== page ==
It’s a very crowded race once you’ve managed to get over the start line so don’t be expecting to be beating any PBs. You’ll be lucky to get under a minute over your usual time (the London race actually ground to a halt during one bottle-necked corner). The atmosphere makes up for this though. Each year all companies compete in a t-shirt competition and this makes for an interesting read as you progress (this year’s London event was won by Tudor Capital). There’s also an award for the fastest ‘most senior executive’ and, as you can imagine, an incredible amount of money is raised for causes across the globe ($600,000 to charities and even more for not-for-profit organisations).
At the end you’ll get the fabled JPMCC t-shirt and if you’re quick enough, you’ll get one in your size! Wear it with pride.
Congratulations to Anthony Weavis who wins a pair of ASICS Gel DS 14 trainers worth £90.
Don’t forget to look out for competition prizes on SJAL over the coming months.
…lose the bling!
His closest competitor, Tyson Gay, ran a 9.71 (pretty close to Bolt’s previous record-breaking run in Beijing of 9.69). In short distances like the 100m, a tenth of a second is an age. Technological advances in sports clothing have given us lighter shoes and aerodynamic materials, designed to streamline the body. In a sport where every hundredth of second counts, an athlete’s weight is crucial.
So why, in the name of all that is holy, would the elite athletes drag themselves down with the unnecessary jewellery that the 100m finalists were wearing on Sunday?
Here comes the science bit, concentrate…
Lets say that, during his 100m final, Usain Bolt is running at top speed (roughly 12.44 metres per second*) by the time he reaches 60 metres. Bolt reached 60m in 6.31 seconds and he weighs 86kg (it’s amazing what you can find out online). That’s an acceleration of just under 2 metres per second, per second.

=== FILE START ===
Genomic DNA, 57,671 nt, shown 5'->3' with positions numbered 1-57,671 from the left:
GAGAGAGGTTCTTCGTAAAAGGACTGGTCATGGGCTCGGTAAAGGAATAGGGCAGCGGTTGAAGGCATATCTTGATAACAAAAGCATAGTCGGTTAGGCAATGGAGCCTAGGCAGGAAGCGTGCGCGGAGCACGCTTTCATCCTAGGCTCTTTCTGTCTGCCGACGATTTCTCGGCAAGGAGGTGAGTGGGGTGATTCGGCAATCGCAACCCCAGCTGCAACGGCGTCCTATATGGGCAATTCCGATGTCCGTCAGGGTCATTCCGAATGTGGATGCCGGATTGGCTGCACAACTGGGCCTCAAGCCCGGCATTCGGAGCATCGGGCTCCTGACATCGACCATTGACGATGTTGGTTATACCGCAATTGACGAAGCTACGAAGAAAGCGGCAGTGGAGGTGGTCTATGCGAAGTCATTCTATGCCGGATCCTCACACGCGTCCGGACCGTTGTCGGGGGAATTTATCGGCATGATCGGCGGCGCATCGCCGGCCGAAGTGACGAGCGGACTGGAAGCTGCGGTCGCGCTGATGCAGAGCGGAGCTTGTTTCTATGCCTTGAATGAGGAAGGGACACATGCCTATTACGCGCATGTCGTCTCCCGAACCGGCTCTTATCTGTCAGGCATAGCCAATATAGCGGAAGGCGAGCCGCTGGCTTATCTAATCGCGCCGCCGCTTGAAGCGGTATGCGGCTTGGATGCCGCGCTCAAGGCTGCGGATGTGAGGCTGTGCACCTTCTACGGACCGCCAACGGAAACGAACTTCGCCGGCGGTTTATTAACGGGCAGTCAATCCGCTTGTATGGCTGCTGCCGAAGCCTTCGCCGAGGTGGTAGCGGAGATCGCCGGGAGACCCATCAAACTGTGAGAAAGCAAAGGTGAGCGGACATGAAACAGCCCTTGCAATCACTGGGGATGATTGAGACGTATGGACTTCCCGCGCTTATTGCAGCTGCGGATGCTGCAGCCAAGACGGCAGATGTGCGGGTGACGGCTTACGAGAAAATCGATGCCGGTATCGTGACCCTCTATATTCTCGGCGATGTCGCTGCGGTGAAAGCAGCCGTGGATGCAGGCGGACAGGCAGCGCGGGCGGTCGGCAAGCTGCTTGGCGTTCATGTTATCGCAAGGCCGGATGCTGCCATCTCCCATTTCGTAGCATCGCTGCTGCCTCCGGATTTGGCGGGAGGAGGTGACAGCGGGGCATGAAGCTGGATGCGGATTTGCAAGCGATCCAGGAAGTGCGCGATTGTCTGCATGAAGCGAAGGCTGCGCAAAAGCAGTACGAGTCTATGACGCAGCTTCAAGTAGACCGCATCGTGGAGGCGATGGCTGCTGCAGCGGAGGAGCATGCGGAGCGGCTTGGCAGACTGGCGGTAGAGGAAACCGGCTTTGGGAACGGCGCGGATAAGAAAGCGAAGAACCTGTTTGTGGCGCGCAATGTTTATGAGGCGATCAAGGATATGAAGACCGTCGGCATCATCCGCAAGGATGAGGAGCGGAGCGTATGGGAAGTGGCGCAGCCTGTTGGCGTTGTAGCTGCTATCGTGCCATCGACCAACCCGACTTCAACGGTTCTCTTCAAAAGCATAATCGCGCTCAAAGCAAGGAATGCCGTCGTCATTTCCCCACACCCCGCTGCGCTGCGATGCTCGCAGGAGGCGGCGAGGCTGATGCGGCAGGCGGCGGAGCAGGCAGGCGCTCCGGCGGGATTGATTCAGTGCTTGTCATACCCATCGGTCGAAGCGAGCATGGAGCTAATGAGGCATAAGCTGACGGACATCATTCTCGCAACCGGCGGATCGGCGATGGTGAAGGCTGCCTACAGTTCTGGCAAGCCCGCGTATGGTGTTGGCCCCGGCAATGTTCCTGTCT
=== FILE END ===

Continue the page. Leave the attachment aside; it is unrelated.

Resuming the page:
Force = mass x acceleration
Add a watch (10g), a bracelet (7g) and a gold chain with a ring around it (15g) and the extra force required to accelerate to top speed is an extra 0.064 Newtons!
OK, in reality that isn’t very much, in fact it’s the equivalent to a slight breeze. But in a sport where a race is cancelled if there’s a tail wind blowing at more than 2 m/s then this is a significant difference.
- that meant nothing to you…
- you don’t believe me…
- you think I got my maths wrong…
…then check the table below. Usain and Gay (sans jewellery) came first and second.
Bet you wish you’d paid more attention in physics class now eh?
100 Metres Final
- Usain Bolt – 9.58 – NO BLING
- Tyson Gay – 9.71 – NO BLING
- Asafa Powell – 9.84 – WATCH, BEADED NECKLACE
- Daniel Bailey – 9.93 – CHAIN NECKLACE WITH A RING ON IT!
- Richard Thompson – 9.93 – CHAIN, WATCH
- Dwain Chambers – 10.00 – WATCH
- Marc Burns – 10.00 – BRACELET
- Darvis Patton – 10.34 – WATCH
* Calculated using the time it takes for him to run between the 60m and 80m marks during his 100m final.
Post by Dan Worth
Okay, so you’re a competent runner. You’re a 10km pro, perhaps have a few half marathons under you’re belt, and maybe even a marathon and, towards the end you’re usually overtaking – and that makes you feel good. But, when the time comes up after the race, there’s a nagging doubt that perhaps you could be doing better. But how? How can you shave off a few minutes here, some precious seconds there, and start to improve those times? Well, thankfully, here are some tips to help you smash that PB: